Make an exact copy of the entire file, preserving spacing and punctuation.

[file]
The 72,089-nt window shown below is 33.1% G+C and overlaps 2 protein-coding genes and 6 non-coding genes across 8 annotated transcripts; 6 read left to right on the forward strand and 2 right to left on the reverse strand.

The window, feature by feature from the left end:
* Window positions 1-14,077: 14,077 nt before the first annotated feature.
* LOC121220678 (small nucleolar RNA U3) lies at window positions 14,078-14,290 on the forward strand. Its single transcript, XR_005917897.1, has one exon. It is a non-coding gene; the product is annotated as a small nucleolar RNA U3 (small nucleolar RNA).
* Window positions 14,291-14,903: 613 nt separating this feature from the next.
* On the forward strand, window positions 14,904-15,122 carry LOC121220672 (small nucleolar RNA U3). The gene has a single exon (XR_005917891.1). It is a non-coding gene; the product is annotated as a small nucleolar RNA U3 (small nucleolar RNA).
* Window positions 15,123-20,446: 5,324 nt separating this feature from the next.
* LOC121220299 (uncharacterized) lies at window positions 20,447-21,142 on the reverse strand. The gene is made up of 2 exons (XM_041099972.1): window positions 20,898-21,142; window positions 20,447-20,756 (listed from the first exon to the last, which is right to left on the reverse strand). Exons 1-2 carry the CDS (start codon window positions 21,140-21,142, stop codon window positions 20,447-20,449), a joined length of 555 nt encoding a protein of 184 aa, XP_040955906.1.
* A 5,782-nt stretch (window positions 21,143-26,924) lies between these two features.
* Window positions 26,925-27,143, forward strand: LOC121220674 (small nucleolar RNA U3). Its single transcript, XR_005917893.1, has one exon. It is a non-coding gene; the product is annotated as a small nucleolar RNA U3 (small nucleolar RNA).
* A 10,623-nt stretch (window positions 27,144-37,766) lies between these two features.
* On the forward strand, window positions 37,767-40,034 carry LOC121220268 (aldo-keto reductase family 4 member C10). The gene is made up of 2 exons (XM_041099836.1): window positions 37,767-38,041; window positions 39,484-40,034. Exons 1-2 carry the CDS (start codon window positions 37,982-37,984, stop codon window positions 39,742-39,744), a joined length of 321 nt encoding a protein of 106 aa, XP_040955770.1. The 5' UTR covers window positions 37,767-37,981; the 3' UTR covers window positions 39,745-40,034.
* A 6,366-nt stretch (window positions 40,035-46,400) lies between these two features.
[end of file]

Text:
The 72,089-nt window shown below is 33.1% G+C and overlaps 2 protein-coding genes and 6 non-coding genes across 8 annotated transcripts; 6 read left to right on the forward strand and 2 right to left on the reverse strand.

The window, feature by feature from the left end:
* Window positions 1-14,077: 14,077 nt before the first annotated feature.
* LOC121220678 (small nucleolar RNA U3) lies at window positions 14,078-14,290 on the forward strand. Its single transcript, XR_005917897.1, has one exon. It is a non-coding gene; the product is annotated as a small nucleolar RNA U3 (small nucleolar RNA).
* Window positions 14,291-14,903: 613 nt separating this feature from the next.
* On the forward strand, window positions 14,904-15,122 carry LOC121220672 (small nucleolar RNA U3). The gene has a single exon (XR_005917891.1). It is a non-coding gene; the product is annotated as a small nucleolar RNA U3 (small nucleolar RNA).
* Window positions 15,123-20,446: 5,324 nt separating this feature from the next.
* LOC121220299 (uncharacterized) lies at window positions 20,447-21,142 on the reverse strand. The gene is made up of 2 exons (XM_041099972.1): window positions 20,898-21,142; window positions 20,447-20,756 (listed from the first exon to the last, which is right to left on the reverse strand). Exons 1-2 carry the CDS (start codon window positions 21,140-21,142, stop codon window positions 20,447-20,449), a joined length of 555 nt encoding a protein of 184 aa, XP_040955906.1.
* A 5,782-nt stretch (window positions 21,143-26,924) lies between these two features.
* Window positions 26,925-27,143, forward strand: LOC121220674 (small nucleolar RNA U3). Its single transcript, XR_005917893.1, has one exon. It is a non-coding gene; the product is annotated as a small nucleolar RNA U3 (small nucleolar RNA).
* A 10,623-nt stretch (window positions 27,144-37,766) lies between these two features.
* On the forward strand, window positions 37,767-40,034 carry LOC121220268 (aldo-keto reductase family 4 member C10). The gene is made up of 2 exons (XM_041099836.1): window positions 37,767-38,041; window positions 39,484-40,034. Exons 1-2 carry the CDS (start codon window positions 37,982-37,984, stop codon window positions 39,742-39,744), a joined length of 321 nt encoding a protein of 106 aa, XP_040955770.1. The 5' UTR covers window positions 37,767-37,981; the 3' UTR covers window positions 39,745-40,034.
* A 6,366-nt stretch (window positions 40,035-46,400) lies between these two features.